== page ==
Alaska law protects all or a portion of your property from being seized by creditors or the bankruptcy trustee in a Chapter 7 bankruptcy. In a Chapter 13 bankruptcy, you are generally allowed to keep all of your assets and property. Certain exceptions may apply, so it’s wise to consult with an Alaska bankruptcy attorney to find which of your assets will be protected in a bankruptcy filed in Alaska. In general, the major Alaska bankruptcy exemptions include:
|GENERAL EXEMPTIONS IN ALASKA|
|Real Estate (Homestead)
Up to $67,500 in the equity of your home can be protected.
Up to $3,750 in equity for one motor vehicle not exceeding $25,000 in value can be protected.
Household goods, clothing, books, musical instruments, and family heirlooms valuing up to $3,750 can be protected.
|View the complete list of Alaska bankruptcy exemptions|
Please remember that this page provides general information only, and is not intended to provide legal advice. The information is not a substitute for the advice of a qualified bankruptcy attorney. If you need legal assistance, consult an attorney.
Generally, the laws of the state in which you lived for the 730 days (2 years) prior to filing a bankruptcy petition will apply in your bankruptcy.
If you have not lived in the same state for the 2 years immediately prior to filing your bankruptcy petition, the laws of the state in which you lived for the majority of the 180-day period preceding the 2-year period will likely apply.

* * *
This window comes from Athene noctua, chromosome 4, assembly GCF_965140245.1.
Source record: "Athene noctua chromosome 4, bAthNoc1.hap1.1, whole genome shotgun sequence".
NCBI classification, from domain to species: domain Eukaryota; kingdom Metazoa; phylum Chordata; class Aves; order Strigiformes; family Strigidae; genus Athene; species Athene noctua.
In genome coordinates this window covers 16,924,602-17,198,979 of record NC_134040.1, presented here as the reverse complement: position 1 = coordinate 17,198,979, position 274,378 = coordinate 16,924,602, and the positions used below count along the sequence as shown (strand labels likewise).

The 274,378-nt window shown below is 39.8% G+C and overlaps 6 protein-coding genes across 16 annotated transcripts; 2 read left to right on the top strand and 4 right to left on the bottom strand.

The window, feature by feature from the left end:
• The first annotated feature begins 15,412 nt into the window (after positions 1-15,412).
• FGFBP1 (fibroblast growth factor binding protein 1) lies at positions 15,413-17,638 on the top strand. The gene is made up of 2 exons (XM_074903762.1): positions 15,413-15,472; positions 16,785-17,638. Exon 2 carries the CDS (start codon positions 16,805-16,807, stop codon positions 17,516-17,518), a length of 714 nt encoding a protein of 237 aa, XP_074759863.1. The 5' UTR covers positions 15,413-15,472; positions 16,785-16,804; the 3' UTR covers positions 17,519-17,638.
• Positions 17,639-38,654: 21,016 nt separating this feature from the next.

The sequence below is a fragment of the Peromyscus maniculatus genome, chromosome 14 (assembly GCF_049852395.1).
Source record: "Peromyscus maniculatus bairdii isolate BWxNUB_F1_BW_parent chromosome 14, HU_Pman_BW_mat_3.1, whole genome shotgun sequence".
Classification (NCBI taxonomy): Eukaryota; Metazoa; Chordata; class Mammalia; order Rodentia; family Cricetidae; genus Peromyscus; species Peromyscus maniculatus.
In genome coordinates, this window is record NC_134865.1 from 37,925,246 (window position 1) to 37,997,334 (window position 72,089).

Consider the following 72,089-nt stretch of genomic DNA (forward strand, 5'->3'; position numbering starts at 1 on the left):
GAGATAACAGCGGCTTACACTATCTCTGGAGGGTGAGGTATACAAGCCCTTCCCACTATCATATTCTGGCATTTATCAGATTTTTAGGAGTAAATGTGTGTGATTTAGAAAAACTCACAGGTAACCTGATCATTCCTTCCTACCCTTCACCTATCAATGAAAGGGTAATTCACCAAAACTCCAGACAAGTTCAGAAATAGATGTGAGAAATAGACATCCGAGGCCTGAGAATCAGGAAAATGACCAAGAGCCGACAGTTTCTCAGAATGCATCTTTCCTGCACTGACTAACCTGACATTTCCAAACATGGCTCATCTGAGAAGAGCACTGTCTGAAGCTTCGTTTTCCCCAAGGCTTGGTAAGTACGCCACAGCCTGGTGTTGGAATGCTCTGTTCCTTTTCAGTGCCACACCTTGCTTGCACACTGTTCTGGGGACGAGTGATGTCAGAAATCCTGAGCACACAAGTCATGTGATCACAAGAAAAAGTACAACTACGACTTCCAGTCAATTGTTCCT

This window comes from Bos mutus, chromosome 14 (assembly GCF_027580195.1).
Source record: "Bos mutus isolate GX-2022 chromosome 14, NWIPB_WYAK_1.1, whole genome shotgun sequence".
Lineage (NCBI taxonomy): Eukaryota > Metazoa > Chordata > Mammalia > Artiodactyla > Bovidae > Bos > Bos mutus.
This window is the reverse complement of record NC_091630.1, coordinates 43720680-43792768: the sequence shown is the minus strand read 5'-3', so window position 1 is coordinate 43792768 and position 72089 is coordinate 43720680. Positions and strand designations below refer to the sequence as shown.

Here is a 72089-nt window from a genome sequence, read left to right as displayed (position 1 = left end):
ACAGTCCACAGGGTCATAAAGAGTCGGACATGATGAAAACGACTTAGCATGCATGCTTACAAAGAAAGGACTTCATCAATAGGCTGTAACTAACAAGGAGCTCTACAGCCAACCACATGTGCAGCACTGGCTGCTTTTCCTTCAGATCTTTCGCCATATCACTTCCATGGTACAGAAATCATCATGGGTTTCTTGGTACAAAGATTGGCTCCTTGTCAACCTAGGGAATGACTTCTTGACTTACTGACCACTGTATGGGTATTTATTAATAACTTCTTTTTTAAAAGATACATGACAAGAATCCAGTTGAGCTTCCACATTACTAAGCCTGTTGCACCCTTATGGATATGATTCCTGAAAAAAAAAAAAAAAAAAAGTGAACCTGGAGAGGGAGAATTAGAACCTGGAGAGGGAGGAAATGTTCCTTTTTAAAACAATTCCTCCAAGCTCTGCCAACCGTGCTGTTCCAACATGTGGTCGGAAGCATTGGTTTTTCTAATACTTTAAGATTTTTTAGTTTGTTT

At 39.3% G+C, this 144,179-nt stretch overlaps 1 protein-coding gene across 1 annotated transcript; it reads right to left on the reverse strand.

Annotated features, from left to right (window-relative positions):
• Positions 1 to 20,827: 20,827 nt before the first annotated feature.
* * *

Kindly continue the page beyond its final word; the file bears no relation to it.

If application of the preceding general rules renders you ineligible for exemptions under any state’s laws, you may be allowed to choose the federal exemptions applicable in your bankruptcy.
No, Alaska is not a community property state. Because it is not a community property state, you will be responsible for your spouse’s debts only if you voluntarily assumed those debts by, for example, co-signing on a loan given to your spouse. In a non-community property state, one spouse can file for bankruptcy and be eligible to eliminate all of their unsecured debts without the involvement of the other spouse.
Following years of intense lobbying by creditors, Congress passed the Bankruptcy Abuse Prevention and Consumer Protection Act of 2005 (BAPCPA). How did your Senators vote on these largely pro-creditor provisions?
Murkowski (R-AK) — YEA
Stevens (R-AK) — YEA
605 West Fourth Ave, Suite 138
Anchorage, AK 99501
(800) 859-8059 (Alaska Only)
U. S. Courthouse
101 12th Avenue, Room 332
Fairbanks, AK 99701
U. S. District Court
709 W. 9th Avenue, Room 979
Juneau, AK 99802
US Bankruptcy Court
648 Mission Street, Room 507
Ketchikan, AK 99901
US District Court
P O Box 130
Nome, AK 99762
Note: You may not have to actually go to one of the above bankruptcy courts. Trustees often conduct your meeting at a local venue.
Although bankruptcy is federal law, the bankruptcy courts in each jurisdiction have local rules that must be followed. A local bankruptcy attorney will be familiar with the specific rules in your area.